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Delawarde Cécile

PhD student in Sociology, Paris Descartes University

Contact: cecile.delawarde(at)gmail.com


Thesis defended on 2O October 2015: Comparative ethnography of early evidence-based preventive interventions, in France and in the United States

Under the supervision of Xavier Briffault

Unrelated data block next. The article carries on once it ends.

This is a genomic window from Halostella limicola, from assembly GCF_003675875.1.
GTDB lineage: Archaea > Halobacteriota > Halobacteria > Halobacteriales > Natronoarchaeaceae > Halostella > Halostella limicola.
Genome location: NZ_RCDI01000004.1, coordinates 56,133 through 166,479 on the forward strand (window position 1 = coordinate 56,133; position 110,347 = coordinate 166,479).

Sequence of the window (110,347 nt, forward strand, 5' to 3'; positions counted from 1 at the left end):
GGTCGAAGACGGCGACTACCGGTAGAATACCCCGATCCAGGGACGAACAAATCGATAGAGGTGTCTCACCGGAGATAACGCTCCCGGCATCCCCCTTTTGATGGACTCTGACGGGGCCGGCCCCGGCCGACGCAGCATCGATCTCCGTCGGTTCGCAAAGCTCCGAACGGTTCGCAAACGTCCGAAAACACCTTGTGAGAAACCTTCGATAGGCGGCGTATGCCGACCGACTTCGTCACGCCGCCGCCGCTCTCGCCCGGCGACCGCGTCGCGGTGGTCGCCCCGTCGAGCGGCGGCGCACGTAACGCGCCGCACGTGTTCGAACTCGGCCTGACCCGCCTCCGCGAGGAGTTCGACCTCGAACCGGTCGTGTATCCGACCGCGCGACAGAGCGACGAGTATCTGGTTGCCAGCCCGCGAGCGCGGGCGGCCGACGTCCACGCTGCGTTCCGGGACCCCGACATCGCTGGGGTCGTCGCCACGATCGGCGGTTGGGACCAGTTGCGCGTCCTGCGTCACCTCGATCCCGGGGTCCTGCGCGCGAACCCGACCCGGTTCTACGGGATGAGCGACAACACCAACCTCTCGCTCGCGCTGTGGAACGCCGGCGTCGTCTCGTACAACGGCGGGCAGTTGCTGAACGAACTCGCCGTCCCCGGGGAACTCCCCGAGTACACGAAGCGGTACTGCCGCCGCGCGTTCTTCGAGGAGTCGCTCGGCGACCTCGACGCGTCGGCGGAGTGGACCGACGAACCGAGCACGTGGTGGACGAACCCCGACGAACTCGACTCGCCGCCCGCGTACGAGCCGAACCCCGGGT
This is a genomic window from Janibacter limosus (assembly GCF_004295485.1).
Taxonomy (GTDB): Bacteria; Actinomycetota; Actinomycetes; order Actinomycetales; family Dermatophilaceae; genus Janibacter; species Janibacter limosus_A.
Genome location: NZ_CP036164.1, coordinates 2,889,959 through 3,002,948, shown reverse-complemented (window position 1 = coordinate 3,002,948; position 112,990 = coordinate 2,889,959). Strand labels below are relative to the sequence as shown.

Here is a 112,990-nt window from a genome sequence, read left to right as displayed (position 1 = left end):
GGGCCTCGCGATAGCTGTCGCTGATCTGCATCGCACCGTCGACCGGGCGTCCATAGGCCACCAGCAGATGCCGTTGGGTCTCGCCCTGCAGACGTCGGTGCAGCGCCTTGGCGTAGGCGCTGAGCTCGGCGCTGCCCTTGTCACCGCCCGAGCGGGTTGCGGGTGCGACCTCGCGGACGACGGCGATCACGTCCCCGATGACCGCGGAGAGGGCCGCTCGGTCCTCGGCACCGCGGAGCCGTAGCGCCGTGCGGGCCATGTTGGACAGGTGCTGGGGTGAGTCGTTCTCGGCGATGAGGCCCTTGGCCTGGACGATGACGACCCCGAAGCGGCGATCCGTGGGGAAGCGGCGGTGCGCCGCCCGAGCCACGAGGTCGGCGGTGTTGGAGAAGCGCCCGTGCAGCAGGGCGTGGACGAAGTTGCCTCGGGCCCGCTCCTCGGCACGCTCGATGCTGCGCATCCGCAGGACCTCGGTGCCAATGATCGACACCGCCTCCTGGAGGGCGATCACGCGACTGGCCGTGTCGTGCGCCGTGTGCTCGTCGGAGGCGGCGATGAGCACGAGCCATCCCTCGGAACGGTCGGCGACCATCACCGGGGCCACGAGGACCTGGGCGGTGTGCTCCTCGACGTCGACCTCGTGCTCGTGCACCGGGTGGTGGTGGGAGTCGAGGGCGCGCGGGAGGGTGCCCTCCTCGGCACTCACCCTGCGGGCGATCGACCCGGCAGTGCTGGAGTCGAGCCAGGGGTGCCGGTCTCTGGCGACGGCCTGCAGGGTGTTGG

In recent decades, a new priority in public-health policies has been to develop actions in the prevention of mental disorders and in the promotion of mental health aimed at avoiding the occurrence of many later medical and social problems. The emergence of a new public-health paradigm in mental health reflects a new view of the individual (through DSM diagnostic criteria, epidemiology- and psychometrics-related data, etc.) and the establishment of new forms of care (evidence-based interventions). This ethnographical project contributes to questioning, from a primarily sociological and epistemological perspective, the way in which public health today uses mental-health objects (operationalization of human relations, extension of the paradigm of evidence-based medicine to mental health, universalization of programs implying the standardization of practices and behavior, etc.). I will focus more particularly on the appropriation by public-health policies of parenthood and early childhood from the point of view of risk-behavior prevention, which is currently becoming increasingly important and is the subject of many controversies. This new interest has resulted in the establishment of evidence-based preventive interventions making it possible to act on children but also on parental practices considered as a risk factor in disorders among children. The main goal of this project is to conduct a comparative ethnographic investigation in France and in the United States, where these interventions originated. We will compare how the health model conveyed by these evidence-based interventions is articulated with the societal rationales of the two countries. The project will provide elements of sociological reflection on the relevance of the universal reasoning underpinning evidence-based mental medicine. It will also contribute some answers to how the knowledge of sociology should be articulated with that of public health in the area of mental health.